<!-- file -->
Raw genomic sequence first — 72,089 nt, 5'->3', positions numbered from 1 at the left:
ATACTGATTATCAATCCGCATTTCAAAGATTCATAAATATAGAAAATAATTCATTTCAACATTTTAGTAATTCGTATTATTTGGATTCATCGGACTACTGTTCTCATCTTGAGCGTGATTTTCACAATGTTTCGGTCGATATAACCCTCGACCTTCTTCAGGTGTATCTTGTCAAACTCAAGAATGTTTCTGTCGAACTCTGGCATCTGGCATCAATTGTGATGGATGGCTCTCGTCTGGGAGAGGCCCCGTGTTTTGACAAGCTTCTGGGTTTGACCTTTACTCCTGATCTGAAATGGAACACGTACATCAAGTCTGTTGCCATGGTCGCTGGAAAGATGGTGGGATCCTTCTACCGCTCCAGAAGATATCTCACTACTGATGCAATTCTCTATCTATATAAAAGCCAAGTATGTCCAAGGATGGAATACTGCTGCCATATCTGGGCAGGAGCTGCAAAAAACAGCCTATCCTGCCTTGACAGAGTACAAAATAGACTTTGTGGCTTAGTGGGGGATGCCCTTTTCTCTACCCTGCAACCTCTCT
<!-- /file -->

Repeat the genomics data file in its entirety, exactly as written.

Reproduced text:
Raw genomic sequence first — 72,089 nt, 5'->3', positions numbered from 1 at the left:
ATACTGATTATCAATCCGCATTTCAAAGATTCATAAATATAGAAAATAATTCATTTCAACATTTTAGTAATTCGTATTATTTGGATTCATCGGACTACTGTTCTCATCTTGAGCGTGATTTTCACAATGTTTCGGTCGATATAACCCTCGACCTTCTTCAGGTGTATCTTGTCAAACTCAAGAATGTTTCTGTCGAACTCTGGCATCTGGCATCAATTGTGATGGATGGCTCTCGTCTGGGAGAGGCCCCGTGTTTTGACAAGCTTCTGGGTTTGACCTTTACTCCTGATCTGAAATGGAACACGTACATCAAGTCTGTTGCCATGGTCGCTGGAAAGATGGTGGGATCCTTCTACCGCTCCAGAAGATATCTCACTACTGATGCAATTCTCTATCTATATAAAAGCCAAGTATGTCCAAGGATGGAATACTGCTGCCATATCTGGGCAGGAGCTGCAAAAAACAGCCTATCCTGCCTTGACAGAGTACAAAATAGACTTTGTGGCTTAGTGGGGGATGCCCTTTTCTCTACCCTGCAACCTCTCT